NREL Breaks Down Walls for Biofuels

NREL Breaks Down Walls for Biofuels
Current ethanol production is primarily from the starch in kernels of field corn. NREL researchers are developing computer models to help researchers better understand ways to also produce ethanol from the fibrous cellulosic material in corn stalks or other agricultural residues. Credit: Warren Gretz

( -- Researchers at the National Renewable Energy Laboratory (NREL) and ethanol producers are racing to come up with ways to make ethanol from cellulosic biomass that are cheaper and easier to produce than current methods. But they are hitting a wall. Cell walls in plants are making the production of cellulosic ethanol a challenge. So researchers are creating their own computer program to help model and break down the tiny fibers of cellulose -- or fibrils -- found in plant cells.

Although ethanol is becoming more available to consumers, NREL is working closely with the U.S. Department of (DOE) to meet a quickly approaching goal to produce competitively priced ethanol for $1.50 per gallon by 2012. Why the rush? DOE believes this is the price at which ethanol will be able to go head-to-head with gasoline while the U.S. strives to reduce our dependence on oil. In addition, the Energy Independence and Security Act of 2007 (PDF 821 KB) requires that the U.S. use 15 billion gallons of renewable fuels by 2012. All of this means the U.S. needs to find ways to make more ethanol and fast. To help accomplish this goal, NREL researchers are looking at how to make cellulosic ethanol a cheaper, quicker reality.

"To reduce the cost of cellulosic ethanol we must understand how to break down the plant cells into the sugars needed to make ethanol," NREL Researcher Antti-Pekka Hynninen said. "The cellulose fibrils of these plants are very long so we use computer modeling to see how we can break them apart."

Plants are Naturally Tough

Currently, there are no ethanol plants in the U.S. that distill ethanol using the non-edible parts of plants such as corn stalks, grasses or wood chips. All commercially available ethanol is made the "easy" way using starchy products such as corn kernels because starches are much easier to break down and convert into the sugars needed to make ethanol. Cellulosic biomass contains sugars that are much harder to get because the plants combine the sugars into cellulose fibers and use these tougher fibers as structure to hold up the plant and protect the cells from outside attack— and in the case of woody biomass, it's the very cell structure that leads to the slow deterioration of wood.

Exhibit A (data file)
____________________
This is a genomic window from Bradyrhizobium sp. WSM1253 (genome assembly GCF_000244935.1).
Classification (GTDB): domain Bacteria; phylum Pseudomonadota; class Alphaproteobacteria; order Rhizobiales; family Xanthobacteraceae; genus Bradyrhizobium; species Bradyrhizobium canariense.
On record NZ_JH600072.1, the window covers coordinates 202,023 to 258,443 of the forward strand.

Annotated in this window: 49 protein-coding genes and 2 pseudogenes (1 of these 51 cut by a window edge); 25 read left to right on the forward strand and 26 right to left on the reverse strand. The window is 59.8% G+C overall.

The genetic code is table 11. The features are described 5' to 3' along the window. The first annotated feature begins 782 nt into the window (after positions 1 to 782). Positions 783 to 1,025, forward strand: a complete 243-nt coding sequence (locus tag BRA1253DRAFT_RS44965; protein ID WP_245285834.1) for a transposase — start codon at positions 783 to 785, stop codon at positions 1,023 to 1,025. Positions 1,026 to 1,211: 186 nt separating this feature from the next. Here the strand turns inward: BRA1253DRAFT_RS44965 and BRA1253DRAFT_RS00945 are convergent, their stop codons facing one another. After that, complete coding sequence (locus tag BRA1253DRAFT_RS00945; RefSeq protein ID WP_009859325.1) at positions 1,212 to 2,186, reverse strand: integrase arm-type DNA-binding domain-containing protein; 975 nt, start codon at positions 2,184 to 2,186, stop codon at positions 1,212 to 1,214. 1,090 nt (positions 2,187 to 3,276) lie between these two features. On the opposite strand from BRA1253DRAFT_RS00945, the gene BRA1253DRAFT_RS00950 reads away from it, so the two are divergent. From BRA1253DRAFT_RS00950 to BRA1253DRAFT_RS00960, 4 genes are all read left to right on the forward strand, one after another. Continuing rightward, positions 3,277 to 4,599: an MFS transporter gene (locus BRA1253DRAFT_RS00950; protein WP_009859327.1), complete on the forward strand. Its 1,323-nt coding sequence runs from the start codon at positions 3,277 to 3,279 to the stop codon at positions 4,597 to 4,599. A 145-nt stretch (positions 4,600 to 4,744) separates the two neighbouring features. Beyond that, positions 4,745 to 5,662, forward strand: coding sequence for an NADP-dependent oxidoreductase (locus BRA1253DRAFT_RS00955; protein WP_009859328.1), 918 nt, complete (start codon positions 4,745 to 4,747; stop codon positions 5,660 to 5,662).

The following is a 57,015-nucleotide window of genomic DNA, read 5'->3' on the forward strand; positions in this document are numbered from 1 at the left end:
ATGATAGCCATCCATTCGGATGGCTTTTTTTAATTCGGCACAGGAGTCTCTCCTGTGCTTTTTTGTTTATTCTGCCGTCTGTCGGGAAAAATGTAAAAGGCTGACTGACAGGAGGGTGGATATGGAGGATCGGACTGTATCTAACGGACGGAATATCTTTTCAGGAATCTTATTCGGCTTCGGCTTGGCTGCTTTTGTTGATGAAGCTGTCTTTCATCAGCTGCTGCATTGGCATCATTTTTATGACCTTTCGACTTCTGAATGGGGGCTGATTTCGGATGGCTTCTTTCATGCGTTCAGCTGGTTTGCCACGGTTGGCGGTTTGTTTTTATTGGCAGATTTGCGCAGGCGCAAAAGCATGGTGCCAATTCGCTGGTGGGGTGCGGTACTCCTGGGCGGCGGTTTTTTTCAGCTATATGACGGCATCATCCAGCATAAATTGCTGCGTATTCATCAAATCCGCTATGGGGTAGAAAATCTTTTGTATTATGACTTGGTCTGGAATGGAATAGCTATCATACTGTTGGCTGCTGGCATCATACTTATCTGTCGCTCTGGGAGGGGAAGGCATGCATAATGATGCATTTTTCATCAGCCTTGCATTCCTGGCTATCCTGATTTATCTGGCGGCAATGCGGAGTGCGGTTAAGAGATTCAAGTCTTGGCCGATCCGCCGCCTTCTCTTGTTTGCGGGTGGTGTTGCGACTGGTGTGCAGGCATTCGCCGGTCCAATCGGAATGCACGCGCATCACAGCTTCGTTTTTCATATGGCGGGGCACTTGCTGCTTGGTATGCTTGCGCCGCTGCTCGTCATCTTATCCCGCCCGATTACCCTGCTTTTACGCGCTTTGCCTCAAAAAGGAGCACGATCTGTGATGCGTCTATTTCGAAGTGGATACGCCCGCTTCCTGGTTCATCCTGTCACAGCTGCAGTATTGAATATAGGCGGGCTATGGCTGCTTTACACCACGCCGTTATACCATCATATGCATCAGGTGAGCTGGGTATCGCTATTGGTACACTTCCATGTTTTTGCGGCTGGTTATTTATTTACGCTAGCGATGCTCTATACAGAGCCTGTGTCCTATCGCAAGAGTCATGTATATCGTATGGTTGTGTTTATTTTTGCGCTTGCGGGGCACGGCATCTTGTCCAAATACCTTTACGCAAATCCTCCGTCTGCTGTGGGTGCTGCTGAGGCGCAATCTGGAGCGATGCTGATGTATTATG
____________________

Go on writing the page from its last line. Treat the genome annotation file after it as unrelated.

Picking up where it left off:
"Cellulose is grouped in bundles and gives the plant cell walls their strength," Principle Scientist Mark Nimlos said. "We need to learn more about how they are grouped and attached to the plant cell walls so we can take it apart to make more ethanol that's cheaper and requires less energy to produce."

NREL researchers typically study cellulose fibrils that are 500 to 1,000 glucose units long and figure out with easiest way to bust them apart. However, these fibrils are too large to study using current computer models.

"Right now the technique is to consider each atom in each fiber, which is not practical using existing computers," Nimlos said. "We need to group atoms into beads, or larger grains."

New Approach for Computer Modeling

NREL hired Hynninen earlier this year. He has a Ph.D. in physics from Utrecht University in the Netherlands. Hynninen hopes to overcome the problem presented by such large molecules by building a simpler "coarse-grained" computer model of cellulose fibrils. In the new approach, multiple atoms (typically 3 to 7) are grouped into a single spherical bead. The coarse-grained model is then built up from these beads. The new model is expected to allow computer simulations that are 10 to 100 times faster.

"The big question that we will need to answer is how to define the forces between the beads," Hynninen said. "Those forces must be equal to the forces acting in the atomistic model. At the moment, our work is centered on building the software tools that map those atomistic forces onto the coarse-grained model."

"The key here is how to get rid of the details and keep the overall picture," Senior Scientist Mike Crowley said. "We can't model every detail of every atom. Think of modeling the collision of two cars. When studying the force of the collision, you don't examine the pistons in the engine, you look at just the vehicle even though it's made of many parts. We need to look at larger segments to model the cell overall. Sounds simple, but it's very tricky."

The idea of something being "tricky" is motivation for Hynninen and makes him a valued member of the NREL team. "Antti-Pekka's programming expertise means he sits down and writes a program needed without being restricted by existing software," Crowley said. "He's a maestro who can make a computer do what he needs it to do."

Hynninen's view of his work is more mathematical. "My goal is simply solving a problem that has some impact on our lives and makes a difference," he said. "This is a nice example of applied science working on real problems and goals we need to meet."

Next steps for the program officially titled "Meso-Scale Computational Modeling of Polysaccharides in Walls" are to validate the model and publish the work done at NREL so this type of modeling can be used in other areas.

"I believe this same method could be used for other systems and they don't have to be cellulosic or proteins — there's a potential for many uses." Hynninen said.

More information: Learn more about cellulosic (PDF 1.7 MB).

Provided by National Laboratory

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